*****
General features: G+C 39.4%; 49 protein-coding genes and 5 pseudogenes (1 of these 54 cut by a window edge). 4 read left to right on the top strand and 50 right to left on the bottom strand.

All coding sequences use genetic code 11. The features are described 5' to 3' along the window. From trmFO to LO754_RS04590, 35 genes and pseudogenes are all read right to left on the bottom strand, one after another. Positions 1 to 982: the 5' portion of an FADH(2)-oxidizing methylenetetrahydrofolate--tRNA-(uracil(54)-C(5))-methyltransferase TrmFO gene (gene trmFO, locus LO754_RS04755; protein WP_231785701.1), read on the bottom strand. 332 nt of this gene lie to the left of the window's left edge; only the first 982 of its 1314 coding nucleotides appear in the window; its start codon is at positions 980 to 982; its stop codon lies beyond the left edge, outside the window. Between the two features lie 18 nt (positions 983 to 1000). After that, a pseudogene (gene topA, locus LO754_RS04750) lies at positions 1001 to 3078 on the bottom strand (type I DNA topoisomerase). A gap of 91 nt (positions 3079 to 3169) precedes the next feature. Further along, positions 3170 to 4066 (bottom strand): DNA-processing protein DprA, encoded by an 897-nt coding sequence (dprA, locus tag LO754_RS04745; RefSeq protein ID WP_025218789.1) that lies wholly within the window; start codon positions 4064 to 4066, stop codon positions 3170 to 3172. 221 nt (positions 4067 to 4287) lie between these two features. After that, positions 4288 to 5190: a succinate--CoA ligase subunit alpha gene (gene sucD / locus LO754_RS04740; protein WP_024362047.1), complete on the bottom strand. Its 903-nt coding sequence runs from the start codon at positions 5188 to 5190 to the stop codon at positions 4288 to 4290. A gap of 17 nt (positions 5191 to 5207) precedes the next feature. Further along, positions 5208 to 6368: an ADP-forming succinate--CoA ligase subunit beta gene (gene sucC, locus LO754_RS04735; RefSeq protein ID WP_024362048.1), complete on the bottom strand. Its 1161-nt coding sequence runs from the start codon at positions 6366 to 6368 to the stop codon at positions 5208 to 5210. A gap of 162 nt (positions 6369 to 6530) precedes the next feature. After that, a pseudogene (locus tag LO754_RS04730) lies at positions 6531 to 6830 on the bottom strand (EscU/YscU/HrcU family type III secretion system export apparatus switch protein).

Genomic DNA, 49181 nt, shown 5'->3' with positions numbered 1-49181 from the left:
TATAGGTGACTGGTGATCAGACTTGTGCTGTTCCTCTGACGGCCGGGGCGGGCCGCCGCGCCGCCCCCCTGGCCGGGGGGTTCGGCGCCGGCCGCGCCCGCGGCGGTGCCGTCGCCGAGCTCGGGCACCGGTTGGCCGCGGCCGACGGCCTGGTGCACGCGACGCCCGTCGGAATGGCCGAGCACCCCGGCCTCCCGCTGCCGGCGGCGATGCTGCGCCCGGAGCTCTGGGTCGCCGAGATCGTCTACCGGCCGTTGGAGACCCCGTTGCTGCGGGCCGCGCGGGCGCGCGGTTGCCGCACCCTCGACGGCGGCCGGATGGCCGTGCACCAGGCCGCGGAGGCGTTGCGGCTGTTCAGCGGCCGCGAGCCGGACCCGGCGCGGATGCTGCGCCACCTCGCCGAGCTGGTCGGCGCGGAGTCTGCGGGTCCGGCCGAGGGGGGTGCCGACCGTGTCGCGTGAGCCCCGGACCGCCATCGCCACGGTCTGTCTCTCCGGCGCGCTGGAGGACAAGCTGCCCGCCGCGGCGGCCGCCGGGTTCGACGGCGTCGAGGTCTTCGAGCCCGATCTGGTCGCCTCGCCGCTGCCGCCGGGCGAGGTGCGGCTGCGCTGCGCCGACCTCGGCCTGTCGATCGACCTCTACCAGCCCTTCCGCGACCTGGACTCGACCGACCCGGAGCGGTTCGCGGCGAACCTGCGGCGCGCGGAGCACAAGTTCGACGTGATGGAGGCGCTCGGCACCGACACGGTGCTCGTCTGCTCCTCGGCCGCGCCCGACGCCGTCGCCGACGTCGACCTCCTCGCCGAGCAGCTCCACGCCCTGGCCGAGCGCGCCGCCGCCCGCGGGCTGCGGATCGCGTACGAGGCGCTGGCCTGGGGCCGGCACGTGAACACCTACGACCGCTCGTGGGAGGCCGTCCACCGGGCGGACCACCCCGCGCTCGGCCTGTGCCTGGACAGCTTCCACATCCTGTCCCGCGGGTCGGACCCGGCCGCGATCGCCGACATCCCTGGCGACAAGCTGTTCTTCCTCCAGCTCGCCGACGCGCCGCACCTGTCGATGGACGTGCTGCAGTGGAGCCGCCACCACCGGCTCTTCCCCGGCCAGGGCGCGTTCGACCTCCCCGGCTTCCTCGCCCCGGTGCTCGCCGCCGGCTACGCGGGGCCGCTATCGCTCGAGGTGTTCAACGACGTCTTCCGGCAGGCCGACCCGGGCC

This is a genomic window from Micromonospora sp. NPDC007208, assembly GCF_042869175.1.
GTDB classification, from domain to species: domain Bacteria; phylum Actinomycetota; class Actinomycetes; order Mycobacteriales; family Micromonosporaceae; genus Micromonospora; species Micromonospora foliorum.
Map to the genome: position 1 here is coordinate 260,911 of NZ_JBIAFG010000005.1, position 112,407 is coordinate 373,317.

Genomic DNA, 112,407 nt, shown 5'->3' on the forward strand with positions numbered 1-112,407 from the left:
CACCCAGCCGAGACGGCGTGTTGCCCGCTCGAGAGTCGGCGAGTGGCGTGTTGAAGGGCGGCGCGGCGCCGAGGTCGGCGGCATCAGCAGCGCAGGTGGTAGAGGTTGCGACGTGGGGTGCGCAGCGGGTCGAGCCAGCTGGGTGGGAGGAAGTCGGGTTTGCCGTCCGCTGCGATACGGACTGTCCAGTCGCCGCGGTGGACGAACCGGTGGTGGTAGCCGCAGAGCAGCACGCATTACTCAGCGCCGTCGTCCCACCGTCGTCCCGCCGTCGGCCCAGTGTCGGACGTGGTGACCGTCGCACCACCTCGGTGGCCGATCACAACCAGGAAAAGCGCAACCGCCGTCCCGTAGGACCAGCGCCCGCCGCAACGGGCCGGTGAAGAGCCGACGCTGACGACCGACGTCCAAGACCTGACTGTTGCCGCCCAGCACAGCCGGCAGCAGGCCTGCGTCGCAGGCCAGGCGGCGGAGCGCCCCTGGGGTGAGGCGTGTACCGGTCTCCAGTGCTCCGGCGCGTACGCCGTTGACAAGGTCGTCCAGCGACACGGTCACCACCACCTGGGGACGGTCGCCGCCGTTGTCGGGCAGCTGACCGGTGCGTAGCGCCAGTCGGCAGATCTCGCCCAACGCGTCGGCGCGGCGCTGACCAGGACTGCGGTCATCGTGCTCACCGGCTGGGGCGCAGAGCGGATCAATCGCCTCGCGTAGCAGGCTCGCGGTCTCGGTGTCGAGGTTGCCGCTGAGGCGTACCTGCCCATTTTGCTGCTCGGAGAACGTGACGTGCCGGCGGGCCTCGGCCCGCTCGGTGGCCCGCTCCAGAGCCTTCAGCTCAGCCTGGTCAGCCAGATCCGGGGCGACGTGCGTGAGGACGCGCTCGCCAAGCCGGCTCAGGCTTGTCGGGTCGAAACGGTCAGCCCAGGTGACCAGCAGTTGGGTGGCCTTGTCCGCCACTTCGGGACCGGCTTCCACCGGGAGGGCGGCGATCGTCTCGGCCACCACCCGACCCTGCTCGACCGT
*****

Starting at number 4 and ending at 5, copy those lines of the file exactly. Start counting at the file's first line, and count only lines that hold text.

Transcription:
TATAGGTGACTGGTGATCAGACTTGTGCTGTTCCTCTGACGGCCGGGGCGGGCCGCCGCGCCGCCCCCCTGGCCGGGGGGTTCGGCGCCGGCCGCGCCCGCGGCGGTGCCGTCGCCGAGCTCGGGCACCGGTTGGCCGCGGCCGACGGCCTGGTGCACGCGACGCCCGTCGGAATGGCCGAGCACCCCGGCCTCCCGCTGCCGGCGGCGATGCTGCGCCCGGAGCTCTGGGTCGCCGAGATCGTCTACCGGCCGTTGGAGACCCCGTTGCTGCGGGCCGCGCGGGCGCGCGGTTGCCGCACCCTCGACGGCGGCCGGATGGCCGTGCACCAGGCCGCGGAGGCGTTGCGGCTGTTCAGCGGCCGCGAGCCGGACCCGGCGCGGATGCTGCGCCACCTCGCCGAGCTGGTCGGCGCGGAGTCTGCGGGTCCGGCCGAGGGGGGTGCCGACCGTGTCGCGTGAGCCCCGGACCGCCATCGCCACGGTCTGTCTCTCCGGCGCGCTGGAGGACAAGCTGCCCGCCGCGGCGGCCGCCGGGTTCGACGGCGTCGAGGTCTTCGAGCCCGATCTGGTCGCCTCGCCGCTGCCGCCGGGCGAGGTGCGGCTGCGCTGCGCCGACCTCGGCCTGTCGATCGACCTCTACCAGCCCTTCCGCGACCTGGACTCGACCGACCCGGAGCGGTTCGCGGCGAACCTGCGGCGCGCGGAGCACAAGTTCGACGTGATGGAGGCGCTCGGCACCGACACGGTGCTCGTCTGCTCCTCGGCCGCGCCCGACGCCGTCGCCGACGTCGACCTCCTCGCCGAGCAGCTCCACGCCCTGGCCGAGCGCGCCGCCGCCCGCGGGCTGCGGATCGCGTACGAGGCGCTGGCCTGGGGCCGGCACGTGAACACCTACGACCGCTCGTGGGAGGCCGTCCACCGGGCGGACCACCCCGCGCTCGGCCTGTGCCTGGACAGCTTCCACATCCTGTCCCGCGGGTCGGACCCGGCCGCGATCGCCGACATCCCTGGCGACAAGCTGTTCTTCCTCCAGCTCGCCGACGCGCCGCACCTGTCGATGGACGTGCTGCAGTGGAGCCGCCACCACCGGCTCTTCCCCGGCCAGGGCGCGTTCGACCTCCCCGGCTTCCTCGCCCCGGTGCTCGCCGCCGGCTACGCGGGGCCGCTATCGCTCGAGGTGTTCAACGACGTCTTCCGGCAGGCCGACCCGGGCC

This is a genomic window from Micromonospora sp. NPDC007208, assembly GCF_042869175.1.